A general strike in Nepal by opposition parties protesting against the killing of 12 people by a soldier has disrupted life in the capital, Kathmandu.
There were angry protests after the shooting
Schools, shops and factories are closed and most vehicles have stayed off the roads for the day-long stoppage.
A Nepalese soldier opened fire on a crowd during a religious festival near Kathmandu on Wednesday, killing 12 people and wounding 19 others.
Both the army and the government have announced investigations.
The army said the soldier, in civilian dress, also died, but it is not clear how. Witnesses said he sprayed locals with bullets after arguing with them.
The BBC's Sushil Sharma in Kathmandu says the killings have provoked a public outcry.
A seven party alliance of opposition parties which called the strike has held the government responsible for the incident.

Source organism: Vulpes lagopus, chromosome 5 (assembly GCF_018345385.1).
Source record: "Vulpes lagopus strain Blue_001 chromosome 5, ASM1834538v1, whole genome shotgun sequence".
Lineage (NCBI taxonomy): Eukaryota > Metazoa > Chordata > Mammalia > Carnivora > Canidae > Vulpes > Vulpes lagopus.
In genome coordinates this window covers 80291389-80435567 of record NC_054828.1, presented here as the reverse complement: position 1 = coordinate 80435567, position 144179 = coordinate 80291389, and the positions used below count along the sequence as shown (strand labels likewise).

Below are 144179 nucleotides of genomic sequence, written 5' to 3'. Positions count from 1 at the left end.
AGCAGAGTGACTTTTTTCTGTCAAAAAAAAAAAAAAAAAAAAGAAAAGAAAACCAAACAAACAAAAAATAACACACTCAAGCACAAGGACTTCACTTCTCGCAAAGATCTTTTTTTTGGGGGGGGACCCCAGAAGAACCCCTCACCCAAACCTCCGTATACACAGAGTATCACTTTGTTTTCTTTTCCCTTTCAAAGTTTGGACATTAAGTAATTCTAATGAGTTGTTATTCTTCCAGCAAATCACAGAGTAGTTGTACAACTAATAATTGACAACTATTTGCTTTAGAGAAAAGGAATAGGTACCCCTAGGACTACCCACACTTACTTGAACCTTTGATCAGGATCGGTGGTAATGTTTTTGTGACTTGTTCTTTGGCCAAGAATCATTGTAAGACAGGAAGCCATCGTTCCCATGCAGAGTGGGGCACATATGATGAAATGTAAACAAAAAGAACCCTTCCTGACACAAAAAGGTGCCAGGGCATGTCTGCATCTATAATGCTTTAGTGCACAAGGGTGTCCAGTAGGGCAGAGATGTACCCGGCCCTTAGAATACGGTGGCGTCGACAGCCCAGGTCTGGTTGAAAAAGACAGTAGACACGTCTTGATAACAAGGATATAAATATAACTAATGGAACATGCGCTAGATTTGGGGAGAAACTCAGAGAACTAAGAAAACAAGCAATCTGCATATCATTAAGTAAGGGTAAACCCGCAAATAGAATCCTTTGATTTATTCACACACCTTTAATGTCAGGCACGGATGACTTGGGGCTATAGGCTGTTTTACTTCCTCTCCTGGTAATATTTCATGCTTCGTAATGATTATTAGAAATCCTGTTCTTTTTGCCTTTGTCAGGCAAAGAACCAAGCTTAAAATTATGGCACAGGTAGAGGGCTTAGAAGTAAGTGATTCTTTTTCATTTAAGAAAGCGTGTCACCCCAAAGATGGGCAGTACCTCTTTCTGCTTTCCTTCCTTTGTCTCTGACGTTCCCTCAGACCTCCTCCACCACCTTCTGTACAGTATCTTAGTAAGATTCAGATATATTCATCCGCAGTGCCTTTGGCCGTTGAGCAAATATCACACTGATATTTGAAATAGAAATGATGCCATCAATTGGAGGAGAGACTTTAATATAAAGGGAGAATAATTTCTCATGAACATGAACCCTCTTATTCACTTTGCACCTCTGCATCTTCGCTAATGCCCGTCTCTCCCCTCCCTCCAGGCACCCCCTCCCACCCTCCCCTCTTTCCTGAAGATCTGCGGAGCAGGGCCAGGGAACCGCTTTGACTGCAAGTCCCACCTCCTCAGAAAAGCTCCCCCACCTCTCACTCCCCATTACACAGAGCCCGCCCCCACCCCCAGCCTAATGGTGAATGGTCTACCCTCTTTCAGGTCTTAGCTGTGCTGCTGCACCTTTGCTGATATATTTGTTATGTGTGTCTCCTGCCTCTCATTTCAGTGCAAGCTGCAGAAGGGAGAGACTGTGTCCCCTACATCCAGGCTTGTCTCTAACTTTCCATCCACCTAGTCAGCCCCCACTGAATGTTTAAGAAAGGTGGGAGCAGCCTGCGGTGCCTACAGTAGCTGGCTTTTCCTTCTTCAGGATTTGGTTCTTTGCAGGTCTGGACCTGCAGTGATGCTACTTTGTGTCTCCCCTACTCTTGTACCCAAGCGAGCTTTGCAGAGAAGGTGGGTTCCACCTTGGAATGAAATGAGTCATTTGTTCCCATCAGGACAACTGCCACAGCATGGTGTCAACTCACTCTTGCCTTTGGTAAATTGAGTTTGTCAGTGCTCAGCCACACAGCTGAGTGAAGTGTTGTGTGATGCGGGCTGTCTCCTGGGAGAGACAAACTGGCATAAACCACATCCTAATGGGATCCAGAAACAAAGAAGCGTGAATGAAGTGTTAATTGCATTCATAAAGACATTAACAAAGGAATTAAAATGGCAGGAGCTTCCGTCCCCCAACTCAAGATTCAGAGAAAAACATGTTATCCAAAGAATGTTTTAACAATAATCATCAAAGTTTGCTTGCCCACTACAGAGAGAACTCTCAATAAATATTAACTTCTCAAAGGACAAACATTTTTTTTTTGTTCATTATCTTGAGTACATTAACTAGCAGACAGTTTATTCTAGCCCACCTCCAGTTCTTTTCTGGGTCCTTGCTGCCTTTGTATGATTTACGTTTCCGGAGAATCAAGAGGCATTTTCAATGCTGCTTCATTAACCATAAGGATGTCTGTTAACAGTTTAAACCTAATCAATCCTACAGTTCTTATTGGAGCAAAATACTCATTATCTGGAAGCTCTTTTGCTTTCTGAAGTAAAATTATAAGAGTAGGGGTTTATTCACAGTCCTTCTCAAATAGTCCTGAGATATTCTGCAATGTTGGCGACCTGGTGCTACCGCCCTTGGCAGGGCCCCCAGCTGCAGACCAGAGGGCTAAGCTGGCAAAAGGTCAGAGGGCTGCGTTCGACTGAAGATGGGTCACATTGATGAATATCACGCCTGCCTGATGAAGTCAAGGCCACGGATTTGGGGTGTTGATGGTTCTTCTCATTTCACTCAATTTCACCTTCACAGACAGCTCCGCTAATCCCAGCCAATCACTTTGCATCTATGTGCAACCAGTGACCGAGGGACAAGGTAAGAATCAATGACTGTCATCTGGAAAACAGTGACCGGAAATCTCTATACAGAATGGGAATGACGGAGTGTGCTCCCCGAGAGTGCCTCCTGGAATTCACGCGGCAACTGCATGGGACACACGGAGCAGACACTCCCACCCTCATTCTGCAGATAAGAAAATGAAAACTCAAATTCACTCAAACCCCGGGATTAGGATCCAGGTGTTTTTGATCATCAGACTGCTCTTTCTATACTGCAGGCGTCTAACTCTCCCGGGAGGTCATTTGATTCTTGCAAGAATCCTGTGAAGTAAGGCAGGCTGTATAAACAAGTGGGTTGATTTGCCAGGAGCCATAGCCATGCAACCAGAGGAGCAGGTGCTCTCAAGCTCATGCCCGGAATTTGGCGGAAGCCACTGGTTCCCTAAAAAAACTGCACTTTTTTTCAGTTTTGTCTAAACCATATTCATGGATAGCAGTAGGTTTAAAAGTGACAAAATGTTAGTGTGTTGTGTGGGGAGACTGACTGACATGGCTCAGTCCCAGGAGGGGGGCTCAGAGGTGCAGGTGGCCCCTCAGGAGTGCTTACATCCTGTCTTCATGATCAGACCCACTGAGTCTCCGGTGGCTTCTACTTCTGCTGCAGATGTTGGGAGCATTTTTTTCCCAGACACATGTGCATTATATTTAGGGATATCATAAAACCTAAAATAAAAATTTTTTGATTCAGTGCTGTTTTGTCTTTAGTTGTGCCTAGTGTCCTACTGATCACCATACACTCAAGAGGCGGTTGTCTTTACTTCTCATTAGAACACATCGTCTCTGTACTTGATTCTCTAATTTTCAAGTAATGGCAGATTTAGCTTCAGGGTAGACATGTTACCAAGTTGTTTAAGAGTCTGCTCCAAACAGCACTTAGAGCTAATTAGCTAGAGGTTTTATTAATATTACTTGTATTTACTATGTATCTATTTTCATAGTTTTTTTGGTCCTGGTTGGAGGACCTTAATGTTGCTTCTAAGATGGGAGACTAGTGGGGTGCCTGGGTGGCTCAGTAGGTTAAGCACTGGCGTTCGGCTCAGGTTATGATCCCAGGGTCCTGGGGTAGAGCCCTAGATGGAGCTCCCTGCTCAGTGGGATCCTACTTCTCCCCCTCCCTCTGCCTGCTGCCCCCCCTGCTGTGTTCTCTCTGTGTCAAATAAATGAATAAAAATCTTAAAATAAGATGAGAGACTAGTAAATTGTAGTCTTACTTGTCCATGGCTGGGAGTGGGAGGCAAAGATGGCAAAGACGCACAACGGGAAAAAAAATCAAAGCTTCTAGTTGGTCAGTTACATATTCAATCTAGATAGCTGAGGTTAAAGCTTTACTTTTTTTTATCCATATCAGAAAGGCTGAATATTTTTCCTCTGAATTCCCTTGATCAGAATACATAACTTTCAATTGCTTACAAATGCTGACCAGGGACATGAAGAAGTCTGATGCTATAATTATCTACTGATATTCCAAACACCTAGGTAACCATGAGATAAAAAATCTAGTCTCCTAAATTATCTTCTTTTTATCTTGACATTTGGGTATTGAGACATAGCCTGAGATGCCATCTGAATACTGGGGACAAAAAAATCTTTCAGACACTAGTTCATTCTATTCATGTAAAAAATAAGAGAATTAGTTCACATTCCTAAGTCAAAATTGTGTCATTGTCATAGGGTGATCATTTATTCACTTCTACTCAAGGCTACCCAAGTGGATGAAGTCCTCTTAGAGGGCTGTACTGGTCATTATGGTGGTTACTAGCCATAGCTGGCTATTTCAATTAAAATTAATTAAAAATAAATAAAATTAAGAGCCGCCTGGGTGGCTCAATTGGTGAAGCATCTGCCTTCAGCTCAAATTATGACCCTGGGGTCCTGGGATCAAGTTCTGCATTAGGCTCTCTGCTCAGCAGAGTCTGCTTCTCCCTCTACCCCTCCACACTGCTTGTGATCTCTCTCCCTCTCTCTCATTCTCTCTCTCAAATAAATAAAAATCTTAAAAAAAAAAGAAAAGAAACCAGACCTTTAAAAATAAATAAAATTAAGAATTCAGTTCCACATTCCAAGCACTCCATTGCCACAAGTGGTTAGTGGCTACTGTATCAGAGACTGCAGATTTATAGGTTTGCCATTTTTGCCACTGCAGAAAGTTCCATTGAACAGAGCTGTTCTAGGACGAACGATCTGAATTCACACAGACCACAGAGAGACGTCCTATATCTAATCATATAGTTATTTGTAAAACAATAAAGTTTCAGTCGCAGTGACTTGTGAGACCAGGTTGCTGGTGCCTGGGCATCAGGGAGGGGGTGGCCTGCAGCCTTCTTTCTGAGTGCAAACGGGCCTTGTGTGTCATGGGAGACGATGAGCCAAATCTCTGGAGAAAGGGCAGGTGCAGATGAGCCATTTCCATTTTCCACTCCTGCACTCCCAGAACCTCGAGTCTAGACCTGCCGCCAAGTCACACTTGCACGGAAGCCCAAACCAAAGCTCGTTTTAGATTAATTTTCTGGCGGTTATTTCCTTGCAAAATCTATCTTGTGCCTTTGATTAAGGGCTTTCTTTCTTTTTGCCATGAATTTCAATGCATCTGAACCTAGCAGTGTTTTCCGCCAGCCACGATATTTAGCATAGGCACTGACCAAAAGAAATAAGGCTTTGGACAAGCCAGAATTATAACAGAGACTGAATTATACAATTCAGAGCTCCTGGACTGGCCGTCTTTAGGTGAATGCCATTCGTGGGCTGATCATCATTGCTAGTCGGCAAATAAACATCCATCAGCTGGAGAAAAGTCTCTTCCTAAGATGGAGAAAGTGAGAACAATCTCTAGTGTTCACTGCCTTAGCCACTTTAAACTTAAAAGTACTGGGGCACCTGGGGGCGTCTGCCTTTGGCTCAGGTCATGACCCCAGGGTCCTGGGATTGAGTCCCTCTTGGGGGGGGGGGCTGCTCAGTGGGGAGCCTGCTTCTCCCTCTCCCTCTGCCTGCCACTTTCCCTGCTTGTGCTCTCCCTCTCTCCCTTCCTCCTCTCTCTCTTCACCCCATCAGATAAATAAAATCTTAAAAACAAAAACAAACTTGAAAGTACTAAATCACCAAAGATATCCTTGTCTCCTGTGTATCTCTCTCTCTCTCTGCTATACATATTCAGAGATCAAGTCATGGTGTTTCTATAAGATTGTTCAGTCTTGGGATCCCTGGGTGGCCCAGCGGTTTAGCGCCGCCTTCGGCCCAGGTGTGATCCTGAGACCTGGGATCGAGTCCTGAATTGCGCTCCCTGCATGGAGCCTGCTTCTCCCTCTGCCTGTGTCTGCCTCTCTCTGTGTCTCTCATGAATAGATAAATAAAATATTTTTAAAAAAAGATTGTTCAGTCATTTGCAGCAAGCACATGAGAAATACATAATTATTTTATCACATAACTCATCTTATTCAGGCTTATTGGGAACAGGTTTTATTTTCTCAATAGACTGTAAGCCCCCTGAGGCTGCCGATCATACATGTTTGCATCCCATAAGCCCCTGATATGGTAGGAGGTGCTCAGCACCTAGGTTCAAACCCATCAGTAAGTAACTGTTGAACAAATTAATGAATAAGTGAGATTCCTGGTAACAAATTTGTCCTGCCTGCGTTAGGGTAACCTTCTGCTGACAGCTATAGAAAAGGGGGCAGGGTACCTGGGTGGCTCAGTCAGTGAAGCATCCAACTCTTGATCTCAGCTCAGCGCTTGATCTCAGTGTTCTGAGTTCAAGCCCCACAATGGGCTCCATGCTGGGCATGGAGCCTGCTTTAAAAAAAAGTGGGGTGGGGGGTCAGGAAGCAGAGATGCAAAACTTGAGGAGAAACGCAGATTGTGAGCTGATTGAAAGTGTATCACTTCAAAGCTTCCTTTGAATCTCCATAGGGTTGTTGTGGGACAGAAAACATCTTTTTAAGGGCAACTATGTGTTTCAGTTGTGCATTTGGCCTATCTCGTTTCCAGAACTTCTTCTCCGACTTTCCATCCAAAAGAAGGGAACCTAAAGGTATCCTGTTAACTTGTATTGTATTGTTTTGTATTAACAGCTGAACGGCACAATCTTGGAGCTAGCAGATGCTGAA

The authorities have accused the parties of trying to take political advantage of the tragedy.
Reports say protests against the incident have taken place in a number of districts across the country.
Eyewitnesses said the shooting followed a brawl between locals and the soldier who opened fire.
The area was packed with people who had gathered to mark a full moon festival at the Kalika temple in Nagarkot, a popular tourist resort about 30km (20 miles) north-east of Kathmandu.
Some reports say the soldier was drunk and had been misbehaving with local girls who were dancing.
"He returned at night with a gun and started firing," Santa Bahadur Tamang, whose 30-year-old nephew died in the shooting, told the Associated Press.
He said villagers first heard a single shot, followed by continuous firing.
The army said the soldier was from a nearby barracks and had fired indiscriminately.
"The army has taken the incident very seriously and an investigation has been ordered," a statement said.
Officials say some of the injured are in a serious condition.
Human rights activists, who visited the scene, said elderly people, women and children were among the victims.
They said the shooting was unprovoked.
Nepal's armed forces are frequently accused of human rights abuses, and have promised to punish soldiers found guilty of committing excesses.